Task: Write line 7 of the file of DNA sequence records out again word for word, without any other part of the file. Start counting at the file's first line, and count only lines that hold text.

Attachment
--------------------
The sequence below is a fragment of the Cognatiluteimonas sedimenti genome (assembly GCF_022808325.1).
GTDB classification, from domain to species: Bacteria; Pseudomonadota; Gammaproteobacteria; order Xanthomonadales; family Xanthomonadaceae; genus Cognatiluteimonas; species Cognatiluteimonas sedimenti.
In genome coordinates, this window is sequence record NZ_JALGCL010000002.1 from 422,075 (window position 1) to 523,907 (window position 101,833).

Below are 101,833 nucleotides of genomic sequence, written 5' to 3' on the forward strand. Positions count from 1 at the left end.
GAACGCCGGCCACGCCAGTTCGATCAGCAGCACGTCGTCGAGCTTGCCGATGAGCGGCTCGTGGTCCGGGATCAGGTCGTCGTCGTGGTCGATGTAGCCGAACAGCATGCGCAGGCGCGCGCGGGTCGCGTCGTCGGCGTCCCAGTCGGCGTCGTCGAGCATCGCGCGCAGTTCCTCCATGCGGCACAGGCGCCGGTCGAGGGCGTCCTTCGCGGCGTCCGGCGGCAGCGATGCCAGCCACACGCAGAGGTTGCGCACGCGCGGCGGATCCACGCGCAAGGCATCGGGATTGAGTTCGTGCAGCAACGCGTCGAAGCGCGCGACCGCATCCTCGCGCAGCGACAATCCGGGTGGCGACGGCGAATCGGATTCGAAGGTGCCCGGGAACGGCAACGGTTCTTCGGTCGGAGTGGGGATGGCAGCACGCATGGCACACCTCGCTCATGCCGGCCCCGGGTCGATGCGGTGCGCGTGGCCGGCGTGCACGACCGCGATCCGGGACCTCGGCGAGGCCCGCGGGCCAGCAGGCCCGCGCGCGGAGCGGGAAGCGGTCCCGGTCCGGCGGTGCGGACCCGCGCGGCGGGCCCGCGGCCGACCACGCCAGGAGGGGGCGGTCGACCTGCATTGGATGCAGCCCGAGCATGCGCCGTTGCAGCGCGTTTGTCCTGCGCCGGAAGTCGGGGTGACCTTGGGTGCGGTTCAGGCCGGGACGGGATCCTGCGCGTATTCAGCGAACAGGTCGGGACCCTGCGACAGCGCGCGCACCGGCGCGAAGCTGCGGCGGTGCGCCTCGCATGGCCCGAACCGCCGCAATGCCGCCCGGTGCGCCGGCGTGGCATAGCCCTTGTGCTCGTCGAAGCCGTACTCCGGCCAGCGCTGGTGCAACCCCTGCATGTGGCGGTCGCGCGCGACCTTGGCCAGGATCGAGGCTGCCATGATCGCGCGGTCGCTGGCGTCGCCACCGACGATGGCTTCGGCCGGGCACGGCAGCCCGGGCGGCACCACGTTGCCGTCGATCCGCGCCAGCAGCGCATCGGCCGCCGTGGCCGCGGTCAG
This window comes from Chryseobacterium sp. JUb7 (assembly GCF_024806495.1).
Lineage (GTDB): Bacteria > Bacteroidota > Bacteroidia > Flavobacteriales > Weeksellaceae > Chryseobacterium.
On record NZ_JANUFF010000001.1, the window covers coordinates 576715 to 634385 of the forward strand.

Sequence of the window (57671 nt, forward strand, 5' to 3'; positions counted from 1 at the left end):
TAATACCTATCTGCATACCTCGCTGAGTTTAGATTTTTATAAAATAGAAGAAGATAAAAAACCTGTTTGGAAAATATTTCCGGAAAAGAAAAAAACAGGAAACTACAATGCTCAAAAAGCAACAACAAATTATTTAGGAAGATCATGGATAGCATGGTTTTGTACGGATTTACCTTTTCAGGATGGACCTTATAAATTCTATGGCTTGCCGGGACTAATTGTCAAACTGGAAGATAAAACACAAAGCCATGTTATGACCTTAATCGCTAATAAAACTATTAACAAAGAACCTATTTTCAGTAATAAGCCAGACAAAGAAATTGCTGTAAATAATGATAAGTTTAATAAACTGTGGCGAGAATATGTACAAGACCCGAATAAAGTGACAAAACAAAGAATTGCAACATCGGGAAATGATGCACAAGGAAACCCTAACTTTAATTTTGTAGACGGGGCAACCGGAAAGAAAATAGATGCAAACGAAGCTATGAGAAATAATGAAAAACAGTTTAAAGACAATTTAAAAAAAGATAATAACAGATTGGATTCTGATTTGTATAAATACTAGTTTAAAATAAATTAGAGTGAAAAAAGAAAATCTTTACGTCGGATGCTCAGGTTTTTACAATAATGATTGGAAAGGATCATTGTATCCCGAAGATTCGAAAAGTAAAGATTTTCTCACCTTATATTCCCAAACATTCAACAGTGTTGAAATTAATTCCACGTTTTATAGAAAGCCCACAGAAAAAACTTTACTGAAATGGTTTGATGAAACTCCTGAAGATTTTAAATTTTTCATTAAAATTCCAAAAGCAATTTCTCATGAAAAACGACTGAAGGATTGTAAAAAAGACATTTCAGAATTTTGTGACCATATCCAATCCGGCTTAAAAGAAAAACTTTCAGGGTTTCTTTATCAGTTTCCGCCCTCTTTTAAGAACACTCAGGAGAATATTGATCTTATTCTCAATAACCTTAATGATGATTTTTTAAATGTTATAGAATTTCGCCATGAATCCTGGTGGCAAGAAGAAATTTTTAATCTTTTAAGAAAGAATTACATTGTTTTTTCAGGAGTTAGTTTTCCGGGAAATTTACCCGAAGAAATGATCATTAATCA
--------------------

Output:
Lineage (GTDB): Bacteria > Bacteroidota > Bacteroidia > Flavobacteriales > Weeksellaceae > Chryseobacterium.